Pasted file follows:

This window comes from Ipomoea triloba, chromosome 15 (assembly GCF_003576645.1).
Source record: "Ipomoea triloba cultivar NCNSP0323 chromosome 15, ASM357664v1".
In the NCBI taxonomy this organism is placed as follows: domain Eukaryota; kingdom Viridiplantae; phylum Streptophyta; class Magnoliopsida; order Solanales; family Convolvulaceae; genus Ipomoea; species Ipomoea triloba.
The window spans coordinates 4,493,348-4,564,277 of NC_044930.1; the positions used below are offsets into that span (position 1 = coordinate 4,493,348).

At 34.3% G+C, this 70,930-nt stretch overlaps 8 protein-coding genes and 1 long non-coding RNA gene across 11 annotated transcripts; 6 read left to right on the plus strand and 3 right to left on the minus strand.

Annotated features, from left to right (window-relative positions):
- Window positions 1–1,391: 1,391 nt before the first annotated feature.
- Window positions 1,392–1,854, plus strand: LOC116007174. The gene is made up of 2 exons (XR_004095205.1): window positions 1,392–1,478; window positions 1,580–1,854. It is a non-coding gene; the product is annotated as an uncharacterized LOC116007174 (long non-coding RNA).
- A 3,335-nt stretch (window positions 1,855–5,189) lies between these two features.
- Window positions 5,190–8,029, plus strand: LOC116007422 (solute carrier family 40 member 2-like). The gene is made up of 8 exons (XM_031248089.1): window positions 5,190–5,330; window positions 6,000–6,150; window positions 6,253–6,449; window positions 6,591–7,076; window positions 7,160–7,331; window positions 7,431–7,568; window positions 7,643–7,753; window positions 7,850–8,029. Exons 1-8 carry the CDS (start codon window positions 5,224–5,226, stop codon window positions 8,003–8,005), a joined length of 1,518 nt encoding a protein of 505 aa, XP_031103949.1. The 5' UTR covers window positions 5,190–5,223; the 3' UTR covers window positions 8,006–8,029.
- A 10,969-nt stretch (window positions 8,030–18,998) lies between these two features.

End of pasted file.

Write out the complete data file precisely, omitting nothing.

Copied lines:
This window comes from Ipomoea triloba, chromosome 15 (assembly GCF_003576645.1).
Source record: "Ipomoea triloba cultivar NCNSP0323 chromosome 15, ASM357664v1".
In the NCBI taxonomy this organism is placed as follows: domain Eukaryota; kingdom Viridiplantae; phylum Streptophyta; class Magnoliopsida; order Solanales; family Convolvulaceae; genus Ipomoea; species Ipomoea triloba.
The window spans coordinates 4,493,348-4,564,277 of NC_044930.1; the positions used below are offsets into that span (position 1 = coordinate 4,493,348).

At 34.3% G+C, this 70,930-nt stretch overlaps 8 protein-coding genes and 1 long non-coding RNA gene across 11 annotated transcripts; 6 read left to right on the plus strand and 3 right to left on the minus strand.

Annotated features, from left to right (window-relative positions):
- Window positions 1–1,391: 1,391 nt before the first annotated feature.
- Window positions 1,392–1,854, plus strand: LOC116007174. The gene is made up of 2 exons (XR_004095205.1): window positions 1,392–1,478; window positions 1,580–1,854. It is a non-coding gene; the product is annotated as an uncharacterized LOC116007174 (long non-coding RNA).
- A 3,335-nt stretch (window positions 1,855–5,189) lies between these two features.
- Window positions 5,190–8,029, plus strand: LOC116007422 (solute carrier family 40 member 2-like). The gene is made up of 8 exons (XM_031248089.1): window positions 5,190–5,330; window positions 6,000–6,150; window positions 6,253–6,449; window positions 6,591–7,076; window positions 7,160–7,331; window positions 7,431–7,568; window positions 7,643–7,753; window positions 7,850–8,029. Exons 1-8 carry the CDS (start codon window positions 5,224–5,226, stop codon window positions 8,003–8,005), a joined length of 1,518 nt encoding a protein of 505 aa, XP_031103949.1. The 5' UTR covers window positions 5,190–5,223; the 3' UTR covers window positions 8,006–8,029.
- A 10,969-nt stretch (window positions 8,030–18,998) lies between these two features.